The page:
On the same day that Russian President Vladimir Putin began his brutal invasion of Ukraine, Pakistan’s Prime Minister Imran Khan paid the Russian president a visit in Moscow.
It is apt that Khan would be so quick to associate with Putin, as he shares a similar vision for Pakistan as Putin appears to have for Russia and Ukraine where minority voices are systematically silenced. The most disturbing evidence of this is the increasing trend of mob violence against individuals accused of blasphemy under Pakistan’s draconian blasphemy laws.
In February, more than 80 people attacked and killed a mentally disabled man in Pakistan because of accusations of blasphemy. Local villagers accused Muhammad Mushtaq of burning pages from the Qur’an and assaulted him with axes and iron rods before hanging his body from a tree.
Prime Minister Khan said the case would be “dealt with [in accordance with] the full severity of the law,” and that his government had “zero tolerance for anyone taking the law into their own hands.” But given Khan’s failure to act on previous instances of mob violence, it is hard to believe his promise bears any weight.
Prime Minister Khan’s weak leadership has been costly for individual rights in Pakistan, especially those of religious minorities. Mushtaq and at least 89 others have been killed because of mob vigilantism since 1947.
Mob murder continues to target members of Pakistan’s religious minorities at soaring rates, including Christians, Ahmadis, Hindus, and Shia Muslims. One report estimates that over the past 30 years, blasphemy accusations have risen at least 1,300 percent.
Another recent case of mob murder occurred last December, when a Sri Lankan national was tortured and set on fire for accusations of blasphemy over allegedly removing posters with the Prophet Muhammad’s name. Hundreds of vigilantes violently attacked the man, only to follow the assault by taking selfies with his deceased body.
Along with mob murder are a number of other challenges that tell of gruesome religious freedom conditions in Pakistan. While cultural and religious tensions are in part to blame for these poor conditions, the attacks are implicitly encouraged by legal statutes that codify the lesser treatment of religious minorities.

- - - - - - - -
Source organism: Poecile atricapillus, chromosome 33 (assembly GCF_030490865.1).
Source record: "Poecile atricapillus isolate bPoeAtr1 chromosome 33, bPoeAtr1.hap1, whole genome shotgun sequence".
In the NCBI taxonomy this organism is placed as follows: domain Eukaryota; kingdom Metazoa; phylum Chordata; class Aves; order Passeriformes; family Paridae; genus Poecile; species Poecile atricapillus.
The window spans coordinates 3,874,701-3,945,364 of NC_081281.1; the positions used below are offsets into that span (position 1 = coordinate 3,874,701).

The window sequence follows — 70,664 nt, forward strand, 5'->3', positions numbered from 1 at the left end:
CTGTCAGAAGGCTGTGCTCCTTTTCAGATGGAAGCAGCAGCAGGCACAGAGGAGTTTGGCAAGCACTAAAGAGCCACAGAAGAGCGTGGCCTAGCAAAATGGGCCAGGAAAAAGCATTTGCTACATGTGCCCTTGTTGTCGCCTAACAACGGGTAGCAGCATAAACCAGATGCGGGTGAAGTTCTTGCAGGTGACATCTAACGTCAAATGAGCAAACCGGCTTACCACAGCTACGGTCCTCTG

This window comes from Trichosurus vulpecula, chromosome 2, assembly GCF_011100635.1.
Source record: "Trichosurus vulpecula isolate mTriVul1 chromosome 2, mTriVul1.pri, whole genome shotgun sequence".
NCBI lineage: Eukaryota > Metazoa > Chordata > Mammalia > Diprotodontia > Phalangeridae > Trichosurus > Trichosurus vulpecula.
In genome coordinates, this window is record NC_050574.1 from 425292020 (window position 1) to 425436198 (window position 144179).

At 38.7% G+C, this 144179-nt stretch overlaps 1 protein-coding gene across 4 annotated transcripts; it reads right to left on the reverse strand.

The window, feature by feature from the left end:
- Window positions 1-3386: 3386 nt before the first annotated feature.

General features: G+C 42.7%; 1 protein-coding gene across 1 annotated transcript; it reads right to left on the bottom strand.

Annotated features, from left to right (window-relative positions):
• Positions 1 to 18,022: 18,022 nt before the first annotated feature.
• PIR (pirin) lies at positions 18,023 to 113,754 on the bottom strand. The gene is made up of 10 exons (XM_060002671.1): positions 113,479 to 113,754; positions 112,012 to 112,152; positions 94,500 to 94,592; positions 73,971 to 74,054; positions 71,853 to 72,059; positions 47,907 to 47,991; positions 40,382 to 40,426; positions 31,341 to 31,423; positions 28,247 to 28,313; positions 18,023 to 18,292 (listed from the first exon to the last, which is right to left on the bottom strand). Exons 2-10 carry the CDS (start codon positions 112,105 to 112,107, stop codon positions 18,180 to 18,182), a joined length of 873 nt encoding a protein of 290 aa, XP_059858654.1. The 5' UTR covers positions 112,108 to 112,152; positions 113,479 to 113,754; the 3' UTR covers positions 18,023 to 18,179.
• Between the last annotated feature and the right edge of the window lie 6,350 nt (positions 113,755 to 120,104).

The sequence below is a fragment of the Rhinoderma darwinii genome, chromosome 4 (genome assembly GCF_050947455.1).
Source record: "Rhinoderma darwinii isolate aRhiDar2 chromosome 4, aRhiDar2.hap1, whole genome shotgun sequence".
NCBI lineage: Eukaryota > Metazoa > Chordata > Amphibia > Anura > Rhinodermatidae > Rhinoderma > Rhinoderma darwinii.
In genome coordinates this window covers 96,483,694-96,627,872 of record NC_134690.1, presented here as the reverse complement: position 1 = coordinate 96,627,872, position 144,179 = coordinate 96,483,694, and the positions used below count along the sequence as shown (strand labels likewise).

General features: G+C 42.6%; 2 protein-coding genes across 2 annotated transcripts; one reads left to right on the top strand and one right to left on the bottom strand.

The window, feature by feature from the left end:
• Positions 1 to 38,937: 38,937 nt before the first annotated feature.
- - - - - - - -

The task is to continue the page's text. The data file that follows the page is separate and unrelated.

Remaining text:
Blasphemy laws systematically inhibit minorities from freely practicing their faith, while physical violence against religious minorities and the destruction of property continues to occur without reparation. According to experts, Christian women and girls also face an “epidemic of kidnappings, forced marriages, and forced conversions,” all on account of their faith.
In the recently released 2021 World Watch List, a ranking of the 50 most difficult places to be a Christian, Pakistan was placed eighth for its treatment of Christians as “second-class citizens.”
Blasphemy laws, as provided in Sections 295 and 298 of Pakistan’s Penal Code, prohibit insulting speech against a religion or belief, including that of Islam, the Qur’an, and the Prophet Muhammad. The punishment for blasphemy includes a death sentence, and although Pakistan has not yet executed anyone for the alleged crime, threatening capital punishment while refraining from state-sanctioned executions has inspired mob vigilantes to carry out justice on their own accord.
Younger generations seem particularly susceptible to mob violence, boding ill for Pakistan’s future. Inamullah Khan, Pakistan’s human rights secretary, recently noted that “in the ghastly murder of the Sri Lankan national in Sialkot, 120 out [of] the 130 suspects were between 18 and 20 years of age.”
Combatting the hostility toward religious minorities that is so widespread in Pakistan is a difficult task, but necessary for their protection. The international community, including the United States, should do whatever it can to encourage greater respect for religious pluralism in Pakistan.
International efforts have shown some success. Multilateral support from foreign governments and civil-society actors aided in the landmark overturning of a death sentence for Asia Bibi, a Christian woman in Pakistan who spent eight years on death row for blasphemy accusations.
The recent cases of Christian couple Shagufta Kausar and Shafqat Emmanuel also benefited from international pressure. Shagufta and Shafqat were sentenced to death over charges related to blasphemy from 2014 and were acquitted in 2021 after spending seven years on death row. The United States Commission on International Religious Freedom (USCIRF) was one of many voices who successfully called for the couple’s release.
The Biden administration must follow in USCIRF’s steps and lead in the global campaign to repeal blasphemy laws, as it aims to prioritize human rights at the core of its foreign policy. The administration’s recent appointment of Rashad Hussain as ambassador at large for international religious freedom, the first Muslim to hold the position and someone who has previously raised the plight of Christians in Muslim-majority countries, provides a particular opportunity to make real headway in Pakistan.
Without immediate action from the United States and other international actors, many more like Mushtaq will be subjected to the brutal assault of mob violence and grave human rights violations in Pakistan.